Based on the novel of the same name by Caleb Carr, this ten-episode Netflix original brings you the story of the early days of profiling and CSI as we now know it.
Like many other period pieces, The Alienist makes use of a combination of fictional and real people, including Theodore Roosevelt and J.P. Morgan.
The story itself is not something I will go into too much, as we have a longstanding tradition of spoiler-free reviews here at Never Was.
What I can say is that this is not just a period crime drama, nor just another crimi where they try to find a particularly atrocious serial killer, nor your typical SteamGoth show. Continue reading “The Alienist”
Netflix has brought us another beautiful example of SteamGoth TV: The Frankenstein Chronicles, a British series which started in 2015 on ITV and was continued last year for a second season. Some areas already have season 2 available on Netflix as well, but we’re still waiting for that where I am. So I shall limit my review to season 1.
The show opens in London, on the River Thames, where we meet inspector John Marlott from the river police at his job. A grisly discovery on the riverbank brings an investigation into both the high society and underbelly of London to discover who is playing God, much like in Mary Shelley’s Frankenstein, and to find a missing child in the process. Continue reading “The Frankenstein Chronicles, Season 1”
Premier SteamGoth/horror series Penny Dreadful is back.
Season 3 takes place a few months after the events of the season 2 finale. If you haven’t seen season 1, it’s not the biggest issue in the world (although it does help to have seen every episode), but you really should watch season 2 before starting season 3 or else you’ll have very little clue about the background leading up to events in this season. Continue reading “Penny Dreadful, Season 3”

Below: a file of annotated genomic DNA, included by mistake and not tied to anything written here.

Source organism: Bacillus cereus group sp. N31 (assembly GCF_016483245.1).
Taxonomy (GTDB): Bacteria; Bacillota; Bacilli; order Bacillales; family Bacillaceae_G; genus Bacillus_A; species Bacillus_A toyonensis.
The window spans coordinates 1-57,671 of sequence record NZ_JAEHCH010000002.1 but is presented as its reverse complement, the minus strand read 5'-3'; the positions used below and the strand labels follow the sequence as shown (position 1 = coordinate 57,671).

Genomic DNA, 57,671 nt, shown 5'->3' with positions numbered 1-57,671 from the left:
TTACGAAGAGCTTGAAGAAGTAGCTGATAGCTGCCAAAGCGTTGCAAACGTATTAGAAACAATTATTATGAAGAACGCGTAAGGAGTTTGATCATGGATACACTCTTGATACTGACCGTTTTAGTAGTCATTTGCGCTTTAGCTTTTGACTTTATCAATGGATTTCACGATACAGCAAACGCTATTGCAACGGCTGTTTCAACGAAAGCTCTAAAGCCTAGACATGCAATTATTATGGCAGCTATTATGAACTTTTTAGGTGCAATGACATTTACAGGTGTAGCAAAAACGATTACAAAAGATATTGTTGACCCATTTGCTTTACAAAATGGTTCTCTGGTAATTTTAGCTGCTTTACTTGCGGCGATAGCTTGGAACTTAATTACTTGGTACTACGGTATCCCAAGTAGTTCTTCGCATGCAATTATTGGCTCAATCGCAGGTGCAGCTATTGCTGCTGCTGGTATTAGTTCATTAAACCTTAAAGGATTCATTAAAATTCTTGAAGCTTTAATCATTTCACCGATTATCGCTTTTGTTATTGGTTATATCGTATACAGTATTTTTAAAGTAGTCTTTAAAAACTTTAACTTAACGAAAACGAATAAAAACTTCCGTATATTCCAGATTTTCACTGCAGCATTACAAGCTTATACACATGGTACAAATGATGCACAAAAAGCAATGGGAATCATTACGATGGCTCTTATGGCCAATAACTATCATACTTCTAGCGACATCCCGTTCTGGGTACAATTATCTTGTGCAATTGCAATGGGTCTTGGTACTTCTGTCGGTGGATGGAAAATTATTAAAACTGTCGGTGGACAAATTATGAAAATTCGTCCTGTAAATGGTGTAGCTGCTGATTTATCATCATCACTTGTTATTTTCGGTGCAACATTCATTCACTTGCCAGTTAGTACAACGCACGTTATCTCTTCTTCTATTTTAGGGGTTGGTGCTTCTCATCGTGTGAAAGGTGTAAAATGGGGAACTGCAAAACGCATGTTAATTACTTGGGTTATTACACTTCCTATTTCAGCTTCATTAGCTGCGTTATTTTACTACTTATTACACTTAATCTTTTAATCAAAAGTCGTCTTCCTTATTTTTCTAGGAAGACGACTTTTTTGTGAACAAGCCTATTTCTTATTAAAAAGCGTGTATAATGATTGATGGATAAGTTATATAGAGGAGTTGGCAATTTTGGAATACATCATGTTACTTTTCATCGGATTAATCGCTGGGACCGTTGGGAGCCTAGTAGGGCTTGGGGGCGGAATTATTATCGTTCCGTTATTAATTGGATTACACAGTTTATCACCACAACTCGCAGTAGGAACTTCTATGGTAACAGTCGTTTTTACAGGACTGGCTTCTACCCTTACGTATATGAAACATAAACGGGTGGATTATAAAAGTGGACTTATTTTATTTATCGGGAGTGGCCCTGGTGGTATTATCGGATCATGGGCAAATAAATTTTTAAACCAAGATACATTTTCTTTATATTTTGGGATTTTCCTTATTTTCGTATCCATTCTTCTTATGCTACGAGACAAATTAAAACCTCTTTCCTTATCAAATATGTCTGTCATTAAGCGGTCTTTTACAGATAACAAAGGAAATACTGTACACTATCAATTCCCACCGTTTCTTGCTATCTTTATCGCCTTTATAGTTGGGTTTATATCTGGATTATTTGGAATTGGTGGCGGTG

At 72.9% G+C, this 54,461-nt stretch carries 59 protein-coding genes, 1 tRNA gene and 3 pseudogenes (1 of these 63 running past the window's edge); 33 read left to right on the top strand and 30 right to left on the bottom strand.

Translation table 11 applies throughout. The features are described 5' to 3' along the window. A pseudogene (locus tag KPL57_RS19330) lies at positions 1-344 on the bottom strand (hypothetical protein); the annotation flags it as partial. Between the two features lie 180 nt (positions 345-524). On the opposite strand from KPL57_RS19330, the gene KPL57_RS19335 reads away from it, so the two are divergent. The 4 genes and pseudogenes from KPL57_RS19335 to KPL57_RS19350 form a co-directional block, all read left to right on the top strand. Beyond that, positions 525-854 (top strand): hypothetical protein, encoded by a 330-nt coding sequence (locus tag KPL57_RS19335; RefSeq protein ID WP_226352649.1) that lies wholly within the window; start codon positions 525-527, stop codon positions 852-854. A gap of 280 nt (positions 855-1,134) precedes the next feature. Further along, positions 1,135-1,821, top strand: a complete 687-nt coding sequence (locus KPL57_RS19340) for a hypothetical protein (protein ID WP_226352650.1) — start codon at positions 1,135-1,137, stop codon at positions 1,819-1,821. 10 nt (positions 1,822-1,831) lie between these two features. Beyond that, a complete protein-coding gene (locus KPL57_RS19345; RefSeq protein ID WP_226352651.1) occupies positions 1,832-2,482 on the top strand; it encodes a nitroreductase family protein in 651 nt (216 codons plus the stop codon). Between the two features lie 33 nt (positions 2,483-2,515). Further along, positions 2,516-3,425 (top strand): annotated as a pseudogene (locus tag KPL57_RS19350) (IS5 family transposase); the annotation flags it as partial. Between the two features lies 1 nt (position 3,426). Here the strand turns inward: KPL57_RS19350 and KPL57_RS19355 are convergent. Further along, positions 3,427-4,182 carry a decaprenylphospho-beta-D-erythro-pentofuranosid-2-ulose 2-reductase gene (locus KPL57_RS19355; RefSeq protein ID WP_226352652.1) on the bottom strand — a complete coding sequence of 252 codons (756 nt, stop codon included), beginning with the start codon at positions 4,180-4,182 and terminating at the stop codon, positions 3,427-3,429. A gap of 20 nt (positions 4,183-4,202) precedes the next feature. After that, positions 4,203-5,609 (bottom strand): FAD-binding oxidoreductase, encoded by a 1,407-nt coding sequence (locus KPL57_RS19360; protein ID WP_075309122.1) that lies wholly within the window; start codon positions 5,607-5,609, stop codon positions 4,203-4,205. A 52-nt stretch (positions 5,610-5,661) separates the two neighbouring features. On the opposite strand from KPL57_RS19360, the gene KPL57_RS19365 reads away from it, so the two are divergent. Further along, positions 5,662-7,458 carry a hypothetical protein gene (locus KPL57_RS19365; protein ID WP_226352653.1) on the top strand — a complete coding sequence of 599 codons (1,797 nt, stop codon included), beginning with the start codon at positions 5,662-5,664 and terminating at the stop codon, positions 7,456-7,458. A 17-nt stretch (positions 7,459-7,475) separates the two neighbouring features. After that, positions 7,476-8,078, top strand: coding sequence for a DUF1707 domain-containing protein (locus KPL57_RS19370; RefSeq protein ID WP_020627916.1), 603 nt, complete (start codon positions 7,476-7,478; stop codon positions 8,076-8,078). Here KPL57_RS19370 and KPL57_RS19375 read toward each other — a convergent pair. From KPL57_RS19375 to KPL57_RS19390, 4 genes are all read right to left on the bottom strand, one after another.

Deutschland 83 is Germany’s answer to the highly successful American television drama The Americans. Whereas the latter follows two well-trained KGB “illegals” in the United States, Deutschland 83 centers on a young East German border guard who is unwillingly thrust into the middle of a nuclear standoff.
The two series have a powerful theme in common: the way in which the extreme polarization of the Cold War could tear families apart. Continue reading “Deutschland 83”
Agent Carter is one of Marvel’s recent additions to their cinematic universe. Peggy Carter was first introduced in Captain America: The First Avenger, not only as Captain Roger’s love interest but as a lady of flawless class, style and competence. It’s no surprise the character became loved enough to earn her own TV series.
The time is 1946 and things have radically changed for Peggy. Where she was a valued part of anti-Hydra and -Nazi actions during World War II, she is now the sole female field agent of the Strategic Scientific Reserve — and grossly overlooked by her male co-workers. Continue reading “Agent Carter”
If there is such a thing as a quintessential SteamGoth series, Penny Dreadful must be it. The eight-episode first season of this British series has mad science, asylums, mysticism, disease and horrific crimes committed by the living and the supernatural.
Penny Dreadful largely takes place in Victoria’s London and revolves around a cast of characters fighting an ancient evil.
The Legend of Korra is the sequel to the original Avatar: The Last Airbender cartoon from Nickelodeon. It’s set seventy years into the future from the original series and is a whole new show in its own right. Although it’s not necessarily to see Avatar first, I would still very much recommend it or you will miss out on a great many details and history of this story.
Some days just don’t go very well for the Doctor, as you could already see in the prequel to this year’s Doctor Who Christmas special: The Doctor, the Widow and the Wardrobe.
The story starts pretty explosive, with the Doctor ending on Earth in something of a predicament. Luckily for him, the very friendly and caring Madge Arwell lends him a hand and gets him into a his faithful Tardis. It is pre-World War II England and Madge’s family is happily living in a quiet village. Continue reading “The Doctor, the Widow and the Wardrobe”
It must have been a nostalgic mood that gripped me when I decided to buy the boxset of The Adventures of Tintin. I was yearning back to rainy Saturday afternoons when the TV or a good book offered the only chance for some innocent high adventure. So I acted on this whim and made the purchase, remembering the brightly colored characters and escapist adventures of Tintin.
Although not strictly what we might call dieselpunk, being based quite directly on period comic strips, these Tintin films could still be considered as good examples of the pulp genre and so are worthy of our study. Continue reading “The Adventures of Tintin”